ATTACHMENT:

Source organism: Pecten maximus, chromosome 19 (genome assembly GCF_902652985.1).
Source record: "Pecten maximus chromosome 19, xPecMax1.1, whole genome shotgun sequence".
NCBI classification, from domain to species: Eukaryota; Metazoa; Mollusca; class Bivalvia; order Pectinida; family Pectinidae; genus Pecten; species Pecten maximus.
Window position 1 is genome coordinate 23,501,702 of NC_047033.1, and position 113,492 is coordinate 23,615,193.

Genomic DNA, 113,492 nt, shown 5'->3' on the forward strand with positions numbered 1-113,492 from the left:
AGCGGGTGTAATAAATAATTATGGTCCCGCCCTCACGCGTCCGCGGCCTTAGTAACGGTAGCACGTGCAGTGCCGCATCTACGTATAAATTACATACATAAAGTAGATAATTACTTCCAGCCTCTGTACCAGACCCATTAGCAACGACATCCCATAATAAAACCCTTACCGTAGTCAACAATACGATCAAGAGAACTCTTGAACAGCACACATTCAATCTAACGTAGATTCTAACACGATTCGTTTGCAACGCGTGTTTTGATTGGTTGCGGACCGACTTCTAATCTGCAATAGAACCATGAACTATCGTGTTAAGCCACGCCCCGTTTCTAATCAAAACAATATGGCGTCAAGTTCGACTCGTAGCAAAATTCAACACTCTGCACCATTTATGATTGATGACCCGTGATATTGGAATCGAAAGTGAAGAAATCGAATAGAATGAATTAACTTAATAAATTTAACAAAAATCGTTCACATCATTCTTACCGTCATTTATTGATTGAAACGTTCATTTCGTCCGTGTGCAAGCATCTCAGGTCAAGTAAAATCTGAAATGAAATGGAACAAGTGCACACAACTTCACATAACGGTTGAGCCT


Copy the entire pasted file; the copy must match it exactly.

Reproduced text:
Source organism: Pecten maximus, chromosome 19 (genome assembly GCF_902652985.1).
Source record: "Pecten maximus chromosome 19, xPecMax1.1, whole genome shotgun sequence".
NCBI classification, from domain to species: Eukaryota; Metazoa; Mollusca; class Bivalvia; order Pectinida; family Pectinidae; genus Pecten; species Pecten maximus.
Window position 1 is genome coordinate 23,501,702 of NC_047033.1, and position 113,492 is coordinate 23,615,193.

Genomic DNA, 113,492 nt, shown 5'->3' on the forward strand with positions numbered 1-113,492 from the left:
AGCGGGTGTAATAAATAATTATGGTCCCGCCCTCACGCGTCCGCGGCCTTAGTAACGGTAGCACGTGCAGTGCCGCATCTACGTATAAATTACATACATAAAGTAGATAATTACTTCCAGCCTCTGTACCAGACCCATTAGCAACGACATCCCATAATAAAACCCTTACCGTAGTCAACAATACGATCAAGAGAACTCTTGAACAGCACACATTCAATCTAACGTAGATTCTAACACGATTCGTTTGCAACGCGTGTTTTGATTGGTTGCGGACCGACTTCTAATCTGCAATAGAACCATGAACTATCGTGTTAAGCCACGCCCCGTTTCTAATCAAAACAATATGGCGTCAAGTTCGACTCGTAGCAAAATTCAACACTCTGCACCATTTATGATTGATGACCCGTGATATTGGAATCGAAAGTGAAGAAATCGAATAGAATGAATTAACTTAATAAATTTAACAAAAATCGTTCACATCATTCTTACCGTCATTTATTGATTGAAACGTTCATTTCGTCCGTGTGCAAGCATCTCAGGTCAAGTAAAATCTGAAATGAAATGGAACAAGTGCACACAACTTCACATAACGGTTGAGCCT